• Geren Stone, MD, DTM&H
    Director, Global Primary Care Program

    Dr. Geren Stone completed his Internal Medicine/Primary Care residency training at Massachusetts General Hospital.  Following residency, Dr. Stone served as Interim Ambulatory Chief Resident at MGH before getting a Diploma in Tropical Medicine and Hygiene (DTM&H) at the London School of Hygiene and Tropical Medicine.  Dr. Stone then worked with Indiana University as the Medicine Team Liaison for the AMPATH program (Academic Model for the Provision of Healthcare) in Eldoret, Kenya.  In that role, he coordinated the experiences of visiting medical students and residents while also holding teaching and clinical responsibilities as a Visiting Lecturer for Moi University. Moreover, during that time, he worked closely with the leadership of Moi Teaching and Referral Hospital to examine various indicators of quality of care on the medical wards and to create systems for continual improvement.

    Dr. Geren Stone completed his Internal Medicine/Primary Care residency training at Massachusetts General Hospital.  Following residency, Dr. Stone served as Interim Ambulatory Chief Resident at MGH before getting a Diploma in Tropical Medicine and Hygiene (DTM&H) at the London School of Hygiene and Tropical Medicine.  Dr. Stone then worked with Indiana University as the Medicine Team Liaison for the AMPATH program (Academic Model for the Provision of Healthcare) in Eldoret, Kenya.  In that role, he coordinated the experiences of visiting medical students and residents while also holding teaching and clinical responsibilities as a Visiting Lecturer for Moi University. Moreover, during that time, he worked closely with the leadership of Moi Teaching and Referral Hospital to examine various indicators of quality of care on the medical wards and to create systems for continual improvement.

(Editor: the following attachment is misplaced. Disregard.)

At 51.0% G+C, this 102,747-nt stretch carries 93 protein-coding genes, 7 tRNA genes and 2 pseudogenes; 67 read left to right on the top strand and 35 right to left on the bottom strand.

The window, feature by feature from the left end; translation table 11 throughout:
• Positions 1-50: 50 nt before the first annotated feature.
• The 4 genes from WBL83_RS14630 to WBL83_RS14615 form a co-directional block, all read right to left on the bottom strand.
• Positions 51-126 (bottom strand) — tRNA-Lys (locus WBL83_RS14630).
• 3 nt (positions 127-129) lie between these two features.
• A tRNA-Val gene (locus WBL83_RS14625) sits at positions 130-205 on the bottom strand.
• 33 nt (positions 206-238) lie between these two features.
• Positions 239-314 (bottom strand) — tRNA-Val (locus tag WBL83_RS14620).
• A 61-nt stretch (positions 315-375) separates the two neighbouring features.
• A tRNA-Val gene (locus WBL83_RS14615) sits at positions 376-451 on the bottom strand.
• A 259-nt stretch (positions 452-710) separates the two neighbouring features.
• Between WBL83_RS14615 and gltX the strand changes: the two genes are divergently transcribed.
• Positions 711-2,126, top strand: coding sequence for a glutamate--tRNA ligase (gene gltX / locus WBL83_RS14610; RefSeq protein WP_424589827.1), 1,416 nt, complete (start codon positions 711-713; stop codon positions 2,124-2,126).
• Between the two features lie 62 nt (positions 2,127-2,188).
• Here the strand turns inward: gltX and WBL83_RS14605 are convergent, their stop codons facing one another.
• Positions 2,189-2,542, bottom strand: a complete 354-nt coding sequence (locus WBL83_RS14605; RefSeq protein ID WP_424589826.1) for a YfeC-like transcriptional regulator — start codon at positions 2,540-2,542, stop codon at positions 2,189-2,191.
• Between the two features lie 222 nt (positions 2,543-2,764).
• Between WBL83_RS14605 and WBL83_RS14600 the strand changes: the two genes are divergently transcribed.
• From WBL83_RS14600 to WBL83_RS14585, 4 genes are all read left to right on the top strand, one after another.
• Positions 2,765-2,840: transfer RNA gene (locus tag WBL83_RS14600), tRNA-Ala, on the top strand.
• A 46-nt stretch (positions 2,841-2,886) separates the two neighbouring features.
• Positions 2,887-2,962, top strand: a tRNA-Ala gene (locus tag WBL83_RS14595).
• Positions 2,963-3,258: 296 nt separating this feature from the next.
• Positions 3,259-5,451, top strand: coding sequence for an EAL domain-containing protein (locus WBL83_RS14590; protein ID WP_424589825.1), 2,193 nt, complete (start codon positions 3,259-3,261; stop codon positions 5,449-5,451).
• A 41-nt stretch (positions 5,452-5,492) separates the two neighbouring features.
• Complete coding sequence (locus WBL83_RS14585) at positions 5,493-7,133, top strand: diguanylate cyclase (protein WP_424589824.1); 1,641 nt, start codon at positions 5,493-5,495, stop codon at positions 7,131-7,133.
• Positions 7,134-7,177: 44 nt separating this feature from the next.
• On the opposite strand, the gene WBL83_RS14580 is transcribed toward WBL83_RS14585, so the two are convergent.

Originally from Atlanta, Dr. Stone received a Bachelor degree in Sociology from University of North Carolina at Chapel Hill.  He then spent a year working in Tajikistan working with physicians providing training in family medicine and caring for TB patients in the prison system.  After that experience, he returned to earn his Medical Degree from University of Virginia School of Medicine. 

    Ultimately, his interest is engaging disparities and the systems that generate them.  He returned to MGH as the Global Primary Care (GPC) program director with a desire to work and think creatively in building mutually beneficial partnerships locally and globally that train leaders, allow for cutting edge innovation and research, and ultimately impact the health of communities.  Working as a primary care provider for Boston Healthcare for the Homeless, he hopes to model a career engaging vulnerable populations locally and globally.

  • Matthew Tobey, MD
    Ambulatory Chief Resident, MGH Internal Medicine Program

    Dr. Matthew Tobey moved to Boston from upstate New York to study the sciences at Harvard College. He then received his M.D. from Boston University School of Medicine. Matt’s interests have long included medical education and caring for underserved communities.

    Dr. Matthew Tobey moved to Boston from upstate New York to study the sciences at Harvard College. He then received his M.D. from Boston University School of Medicine. Matt’s interests have long included medical education and caring for underserved communities. After graduating from the Global Primary Care Program, he joined MGH as its ambulatory chief resident. He has originated a new fellowship program, the “Rural Health Leadership” fellowship, at MGH planned to begin in July 2016, for which he will serve as Associate Program Director. The fellowship will involve community-based interventions and clinical care in Rosebud, South Dakota, through the Indian Health Service.

  • Atheendar S. Venkataramani, MD, PhD
    Instructor, Division of General Medicine, Massachusetts General Hospital and Harvard Medical School

    Dr. Atheendar Venkataramani earned a Ph.D. in health economics from Yale University and his M.D. at the Washington University School of Medicine. Atheen’s research focuses on the role of health interventions over the lifecourse in driving health and socioeconomic inequality, and his work has been published in leading academic journals.